|Secretary of State Madeleine K. Albright
Remarks with Members of the United Nations Security Council
Washington, D.C., March 30, 2000
As released by the Office of the Spokesman
U.S. Department of State
SECRETARY ALBRIGHT: Let me say what a great pleasure it is for me to be able to welcome the members of the United Nations Security Council to the State Department. This is truly a unique occasion, and one that I think is very, very important. And I thank them all, for not only going the extra mile, but the extra 200 miles to get here. It is a great pleasure to have them here.
I think we have a very interesting day planned. The members are going to be talking to various members of the administration, here in the State Department and at the White House, and also going to Capitol Hill, to have a very important meeting with the members of Congress.
What I hope this meeting will accomplish is to be able to continue the very interesting discussion that has been going on with the members of the Security Council and both of our elected branches of Congress.
In democracies, I think it is very important to have the full understanding of both branches of the government, to understand how our foreign policy priorities are set. And I think it will be very interesting for the members of the Security Council to talk to our elected representatives.
So I think it's going to be a great day. I thank Ambassador Holbrooke for bringing our colleagues here, and the President of the Security Council for also -- really, it's great. And a lot of these people I knew from my previous life. A lot of you I know from my previous life. And I am very, very glad to have you here and we're looking forward to a great day.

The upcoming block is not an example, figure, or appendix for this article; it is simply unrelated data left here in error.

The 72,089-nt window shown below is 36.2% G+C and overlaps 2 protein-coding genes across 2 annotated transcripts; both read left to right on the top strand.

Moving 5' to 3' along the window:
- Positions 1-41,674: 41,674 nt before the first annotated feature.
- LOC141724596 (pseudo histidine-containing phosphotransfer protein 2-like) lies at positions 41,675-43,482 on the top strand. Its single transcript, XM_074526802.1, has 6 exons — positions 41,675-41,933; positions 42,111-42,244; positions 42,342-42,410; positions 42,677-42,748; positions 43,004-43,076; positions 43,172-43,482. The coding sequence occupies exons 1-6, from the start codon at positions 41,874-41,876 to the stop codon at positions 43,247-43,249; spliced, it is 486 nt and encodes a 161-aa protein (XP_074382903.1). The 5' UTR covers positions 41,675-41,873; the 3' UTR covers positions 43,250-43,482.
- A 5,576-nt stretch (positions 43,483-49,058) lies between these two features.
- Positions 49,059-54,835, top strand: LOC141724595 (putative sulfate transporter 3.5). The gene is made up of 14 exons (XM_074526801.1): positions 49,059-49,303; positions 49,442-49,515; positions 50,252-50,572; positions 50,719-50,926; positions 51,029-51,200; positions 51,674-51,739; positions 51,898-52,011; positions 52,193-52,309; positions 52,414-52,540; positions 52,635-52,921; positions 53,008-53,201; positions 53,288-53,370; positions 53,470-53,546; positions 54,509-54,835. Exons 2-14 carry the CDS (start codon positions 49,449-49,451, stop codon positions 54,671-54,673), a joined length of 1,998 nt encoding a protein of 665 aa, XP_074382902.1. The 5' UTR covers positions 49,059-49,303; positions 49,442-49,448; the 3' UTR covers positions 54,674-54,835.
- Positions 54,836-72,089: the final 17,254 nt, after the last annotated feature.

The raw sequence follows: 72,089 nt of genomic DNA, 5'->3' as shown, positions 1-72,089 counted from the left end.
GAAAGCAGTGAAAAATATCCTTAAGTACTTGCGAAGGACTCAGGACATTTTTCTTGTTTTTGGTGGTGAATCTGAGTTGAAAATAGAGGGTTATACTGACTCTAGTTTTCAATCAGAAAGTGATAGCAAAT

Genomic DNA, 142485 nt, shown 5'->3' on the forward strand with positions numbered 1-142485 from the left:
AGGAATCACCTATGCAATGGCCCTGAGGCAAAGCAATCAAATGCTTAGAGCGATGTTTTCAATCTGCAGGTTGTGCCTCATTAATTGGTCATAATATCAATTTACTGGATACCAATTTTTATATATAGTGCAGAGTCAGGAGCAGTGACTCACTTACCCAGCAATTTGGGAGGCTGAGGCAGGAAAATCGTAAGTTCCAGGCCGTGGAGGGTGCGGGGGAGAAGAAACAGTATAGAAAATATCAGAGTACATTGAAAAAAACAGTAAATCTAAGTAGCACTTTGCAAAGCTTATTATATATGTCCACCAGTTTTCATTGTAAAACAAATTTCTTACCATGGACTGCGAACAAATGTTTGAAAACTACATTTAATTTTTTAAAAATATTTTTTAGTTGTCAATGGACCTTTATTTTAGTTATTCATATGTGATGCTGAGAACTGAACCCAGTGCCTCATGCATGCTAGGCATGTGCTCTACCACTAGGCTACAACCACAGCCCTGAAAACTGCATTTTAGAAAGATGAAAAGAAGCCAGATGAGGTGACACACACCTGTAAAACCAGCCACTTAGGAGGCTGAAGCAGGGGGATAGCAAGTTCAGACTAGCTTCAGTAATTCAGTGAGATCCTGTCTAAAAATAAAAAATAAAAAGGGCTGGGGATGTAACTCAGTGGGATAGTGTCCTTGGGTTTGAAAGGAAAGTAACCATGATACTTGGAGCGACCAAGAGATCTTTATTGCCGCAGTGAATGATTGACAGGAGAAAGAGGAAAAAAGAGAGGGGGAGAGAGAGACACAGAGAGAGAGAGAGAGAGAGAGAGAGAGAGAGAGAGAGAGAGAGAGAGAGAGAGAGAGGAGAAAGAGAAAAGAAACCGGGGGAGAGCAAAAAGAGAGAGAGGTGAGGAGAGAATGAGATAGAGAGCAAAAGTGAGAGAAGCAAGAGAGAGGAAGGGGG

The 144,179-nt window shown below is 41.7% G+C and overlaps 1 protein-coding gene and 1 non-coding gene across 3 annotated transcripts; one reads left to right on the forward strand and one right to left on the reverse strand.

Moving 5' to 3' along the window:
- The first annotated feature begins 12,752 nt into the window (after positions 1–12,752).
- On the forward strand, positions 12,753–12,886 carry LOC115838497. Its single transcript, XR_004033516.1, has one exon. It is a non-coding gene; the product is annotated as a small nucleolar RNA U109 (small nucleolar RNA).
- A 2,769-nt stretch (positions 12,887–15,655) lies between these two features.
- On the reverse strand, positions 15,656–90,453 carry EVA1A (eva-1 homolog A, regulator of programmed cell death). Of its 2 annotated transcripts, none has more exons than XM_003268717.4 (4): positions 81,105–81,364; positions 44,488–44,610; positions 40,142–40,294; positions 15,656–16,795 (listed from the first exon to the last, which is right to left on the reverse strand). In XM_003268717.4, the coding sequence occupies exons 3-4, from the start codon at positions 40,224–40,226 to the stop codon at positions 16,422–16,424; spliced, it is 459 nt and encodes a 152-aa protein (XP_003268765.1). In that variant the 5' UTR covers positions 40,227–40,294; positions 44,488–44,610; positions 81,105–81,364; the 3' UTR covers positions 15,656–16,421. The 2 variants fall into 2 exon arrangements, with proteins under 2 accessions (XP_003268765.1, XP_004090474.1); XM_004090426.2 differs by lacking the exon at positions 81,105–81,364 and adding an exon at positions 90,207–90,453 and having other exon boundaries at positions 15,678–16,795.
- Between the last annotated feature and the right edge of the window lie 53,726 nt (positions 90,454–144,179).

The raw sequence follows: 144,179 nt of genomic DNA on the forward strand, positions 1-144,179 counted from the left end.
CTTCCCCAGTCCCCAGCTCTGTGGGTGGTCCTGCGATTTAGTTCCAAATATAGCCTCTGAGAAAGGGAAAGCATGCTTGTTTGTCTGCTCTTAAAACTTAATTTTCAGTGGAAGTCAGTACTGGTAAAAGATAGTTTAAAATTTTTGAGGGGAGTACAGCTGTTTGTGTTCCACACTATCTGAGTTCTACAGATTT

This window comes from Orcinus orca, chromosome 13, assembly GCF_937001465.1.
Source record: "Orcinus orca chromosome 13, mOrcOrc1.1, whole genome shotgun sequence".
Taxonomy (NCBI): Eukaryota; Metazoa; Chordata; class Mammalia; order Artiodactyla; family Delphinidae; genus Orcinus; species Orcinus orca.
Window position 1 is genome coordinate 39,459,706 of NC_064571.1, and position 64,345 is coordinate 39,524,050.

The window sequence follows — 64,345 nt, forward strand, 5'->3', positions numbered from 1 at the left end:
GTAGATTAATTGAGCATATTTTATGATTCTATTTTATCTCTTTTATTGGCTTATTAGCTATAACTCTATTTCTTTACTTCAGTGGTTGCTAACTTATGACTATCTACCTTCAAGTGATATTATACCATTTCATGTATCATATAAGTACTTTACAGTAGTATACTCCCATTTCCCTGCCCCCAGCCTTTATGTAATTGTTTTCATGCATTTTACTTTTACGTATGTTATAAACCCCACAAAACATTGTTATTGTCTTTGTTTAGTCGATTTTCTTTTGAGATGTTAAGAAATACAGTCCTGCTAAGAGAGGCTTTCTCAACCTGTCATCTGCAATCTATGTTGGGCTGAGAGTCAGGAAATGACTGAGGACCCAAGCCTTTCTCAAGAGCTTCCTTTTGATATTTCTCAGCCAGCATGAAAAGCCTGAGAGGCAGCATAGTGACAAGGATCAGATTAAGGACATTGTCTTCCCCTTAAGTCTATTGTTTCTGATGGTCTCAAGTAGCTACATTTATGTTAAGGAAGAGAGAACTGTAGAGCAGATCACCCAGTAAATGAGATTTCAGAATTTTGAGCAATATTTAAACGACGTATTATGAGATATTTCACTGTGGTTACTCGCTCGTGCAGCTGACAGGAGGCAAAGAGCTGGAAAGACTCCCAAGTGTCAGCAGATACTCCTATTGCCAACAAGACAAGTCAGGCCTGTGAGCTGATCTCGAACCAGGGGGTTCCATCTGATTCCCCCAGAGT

QUESTION: Madame Secretary, does it set a bad precedent to see one nation's capital?
SECRETARY ALBRIGHT: No.
QUESTION: Do you think there is common ground, though, despite all the niceties that will happen today, regarding the benchmarks and the --
SECRETARY ALBRIGHT: I think that part of the effort here, is to try to have everybody understand what is happening, the importance that we put into the United Nations. I think that I am going to stress, throughout the day, as I know others will, the great stress that the US puts on our membership in the United Nations, and the importance of the United Nations, and on the great emphasis that we think that reform at the UN will make the UN better. And I think that that is where we have common ground.
PRESIDENT CHOWDHURY: Secretary Albright, if I may say that we, myself and my colleagues, are here, and we look forward to the day of dialogue.
SECRETARY ALBRIGHT: Thank you, Mr. President.
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